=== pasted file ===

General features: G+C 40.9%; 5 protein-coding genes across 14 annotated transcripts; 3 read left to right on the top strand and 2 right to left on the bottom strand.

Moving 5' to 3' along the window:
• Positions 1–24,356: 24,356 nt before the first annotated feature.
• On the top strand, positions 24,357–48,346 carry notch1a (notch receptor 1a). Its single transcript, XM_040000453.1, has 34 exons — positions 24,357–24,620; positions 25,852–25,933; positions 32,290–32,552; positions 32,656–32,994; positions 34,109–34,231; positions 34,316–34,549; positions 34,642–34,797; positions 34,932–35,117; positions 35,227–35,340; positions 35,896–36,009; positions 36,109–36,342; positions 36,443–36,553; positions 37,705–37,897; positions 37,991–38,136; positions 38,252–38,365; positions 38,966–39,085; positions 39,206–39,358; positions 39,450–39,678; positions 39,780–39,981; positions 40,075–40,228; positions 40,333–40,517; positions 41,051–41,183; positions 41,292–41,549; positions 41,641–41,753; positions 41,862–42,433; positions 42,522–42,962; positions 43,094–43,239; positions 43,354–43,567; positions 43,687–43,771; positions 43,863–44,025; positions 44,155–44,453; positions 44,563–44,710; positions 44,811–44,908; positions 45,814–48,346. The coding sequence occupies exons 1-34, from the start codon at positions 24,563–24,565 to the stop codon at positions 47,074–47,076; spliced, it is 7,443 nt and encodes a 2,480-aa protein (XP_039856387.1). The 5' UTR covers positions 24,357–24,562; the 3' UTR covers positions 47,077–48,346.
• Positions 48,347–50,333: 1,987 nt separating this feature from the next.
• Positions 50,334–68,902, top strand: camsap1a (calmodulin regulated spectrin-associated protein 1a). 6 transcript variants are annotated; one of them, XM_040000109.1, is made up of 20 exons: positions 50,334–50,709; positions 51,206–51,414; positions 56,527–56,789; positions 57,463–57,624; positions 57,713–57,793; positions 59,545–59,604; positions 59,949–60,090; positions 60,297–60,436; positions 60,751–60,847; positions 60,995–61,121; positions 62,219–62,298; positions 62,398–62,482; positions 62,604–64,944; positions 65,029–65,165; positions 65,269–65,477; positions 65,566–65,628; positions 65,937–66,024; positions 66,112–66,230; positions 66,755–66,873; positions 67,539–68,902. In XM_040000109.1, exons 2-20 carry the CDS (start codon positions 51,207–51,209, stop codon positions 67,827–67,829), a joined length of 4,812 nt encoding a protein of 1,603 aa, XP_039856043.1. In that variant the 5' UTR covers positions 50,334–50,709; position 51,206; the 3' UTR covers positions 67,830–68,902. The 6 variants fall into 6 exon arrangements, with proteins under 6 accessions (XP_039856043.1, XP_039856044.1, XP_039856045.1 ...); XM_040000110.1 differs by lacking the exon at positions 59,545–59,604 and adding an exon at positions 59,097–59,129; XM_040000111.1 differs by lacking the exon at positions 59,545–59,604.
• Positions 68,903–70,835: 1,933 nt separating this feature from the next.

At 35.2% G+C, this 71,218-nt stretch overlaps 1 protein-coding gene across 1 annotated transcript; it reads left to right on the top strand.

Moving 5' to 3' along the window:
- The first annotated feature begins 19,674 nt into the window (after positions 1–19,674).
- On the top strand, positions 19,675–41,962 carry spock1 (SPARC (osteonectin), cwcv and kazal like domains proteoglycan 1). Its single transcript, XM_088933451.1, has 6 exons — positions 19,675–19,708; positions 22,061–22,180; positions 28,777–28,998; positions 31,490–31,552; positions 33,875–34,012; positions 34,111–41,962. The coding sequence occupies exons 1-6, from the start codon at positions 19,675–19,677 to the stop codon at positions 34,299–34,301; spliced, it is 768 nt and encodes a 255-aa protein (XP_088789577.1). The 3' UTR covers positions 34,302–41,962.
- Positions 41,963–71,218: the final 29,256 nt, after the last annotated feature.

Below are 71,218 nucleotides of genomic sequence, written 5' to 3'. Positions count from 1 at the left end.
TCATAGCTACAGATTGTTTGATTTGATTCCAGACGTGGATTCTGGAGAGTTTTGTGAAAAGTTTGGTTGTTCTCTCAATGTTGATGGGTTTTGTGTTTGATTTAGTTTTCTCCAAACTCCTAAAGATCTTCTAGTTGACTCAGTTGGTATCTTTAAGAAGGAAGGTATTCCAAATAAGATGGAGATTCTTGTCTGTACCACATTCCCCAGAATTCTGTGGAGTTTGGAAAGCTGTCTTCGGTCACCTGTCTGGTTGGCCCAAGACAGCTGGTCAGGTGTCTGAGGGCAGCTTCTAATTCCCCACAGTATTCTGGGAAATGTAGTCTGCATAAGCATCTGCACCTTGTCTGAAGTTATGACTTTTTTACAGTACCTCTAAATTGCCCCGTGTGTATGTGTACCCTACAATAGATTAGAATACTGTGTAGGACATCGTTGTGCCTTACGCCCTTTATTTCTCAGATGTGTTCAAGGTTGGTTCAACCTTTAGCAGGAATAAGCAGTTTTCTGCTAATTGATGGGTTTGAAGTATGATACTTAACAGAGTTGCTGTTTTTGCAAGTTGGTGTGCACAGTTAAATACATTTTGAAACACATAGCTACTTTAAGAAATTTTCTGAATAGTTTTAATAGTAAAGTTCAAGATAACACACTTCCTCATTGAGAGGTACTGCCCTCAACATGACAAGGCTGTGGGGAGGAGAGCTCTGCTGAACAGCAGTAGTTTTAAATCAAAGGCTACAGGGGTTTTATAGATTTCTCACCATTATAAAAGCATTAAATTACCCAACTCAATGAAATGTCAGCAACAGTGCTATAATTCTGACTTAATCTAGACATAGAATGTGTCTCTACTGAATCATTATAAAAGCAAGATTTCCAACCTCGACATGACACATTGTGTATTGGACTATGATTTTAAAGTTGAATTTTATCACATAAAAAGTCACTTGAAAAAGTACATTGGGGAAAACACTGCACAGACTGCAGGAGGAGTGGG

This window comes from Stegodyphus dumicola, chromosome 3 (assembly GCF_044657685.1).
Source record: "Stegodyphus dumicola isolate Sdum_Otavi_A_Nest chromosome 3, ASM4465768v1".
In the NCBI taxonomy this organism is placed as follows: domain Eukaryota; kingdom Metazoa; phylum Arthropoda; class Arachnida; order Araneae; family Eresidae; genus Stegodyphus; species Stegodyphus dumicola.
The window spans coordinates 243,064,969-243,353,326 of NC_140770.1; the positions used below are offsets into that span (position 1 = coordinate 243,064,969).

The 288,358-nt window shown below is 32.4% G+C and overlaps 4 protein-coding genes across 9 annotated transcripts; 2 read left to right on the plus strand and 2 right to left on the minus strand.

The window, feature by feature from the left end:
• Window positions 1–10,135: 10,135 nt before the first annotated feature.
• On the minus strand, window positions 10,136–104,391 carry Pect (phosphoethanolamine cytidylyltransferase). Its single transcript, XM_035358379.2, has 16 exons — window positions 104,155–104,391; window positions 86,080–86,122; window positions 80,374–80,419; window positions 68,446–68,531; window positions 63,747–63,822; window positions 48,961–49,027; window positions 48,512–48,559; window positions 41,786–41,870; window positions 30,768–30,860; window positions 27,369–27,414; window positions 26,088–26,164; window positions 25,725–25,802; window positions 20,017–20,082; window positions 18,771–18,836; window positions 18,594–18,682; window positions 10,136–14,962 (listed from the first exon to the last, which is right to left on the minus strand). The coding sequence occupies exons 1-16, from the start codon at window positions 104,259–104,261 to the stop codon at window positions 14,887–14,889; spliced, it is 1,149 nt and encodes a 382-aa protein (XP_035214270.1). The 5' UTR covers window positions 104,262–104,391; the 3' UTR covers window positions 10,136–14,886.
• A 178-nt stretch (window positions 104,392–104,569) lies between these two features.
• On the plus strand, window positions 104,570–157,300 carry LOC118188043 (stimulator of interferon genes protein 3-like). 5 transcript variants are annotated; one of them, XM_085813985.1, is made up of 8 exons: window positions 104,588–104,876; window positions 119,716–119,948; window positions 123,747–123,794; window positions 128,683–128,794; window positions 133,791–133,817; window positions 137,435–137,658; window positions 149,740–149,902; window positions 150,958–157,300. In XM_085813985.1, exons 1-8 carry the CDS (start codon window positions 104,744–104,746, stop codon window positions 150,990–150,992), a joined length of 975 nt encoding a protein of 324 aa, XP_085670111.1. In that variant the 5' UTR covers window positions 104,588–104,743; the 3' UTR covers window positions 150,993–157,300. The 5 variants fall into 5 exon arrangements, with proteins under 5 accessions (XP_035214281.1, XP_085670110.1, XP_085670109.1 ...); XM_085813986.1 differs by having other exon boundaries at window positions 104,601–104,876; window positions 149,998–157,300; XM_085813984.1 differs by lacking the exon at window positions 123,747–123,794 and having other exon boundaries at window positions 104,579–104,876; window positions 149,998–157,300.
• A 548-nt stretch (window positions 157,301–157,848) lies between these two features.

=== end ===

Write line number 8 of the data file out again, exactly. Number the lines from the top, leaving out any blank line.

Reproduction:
At 35.2% G+C, this 71,218-nt stretch overlaps 1 protein-coding gene across 1 annotated transcript; it reads left to right on the top strand.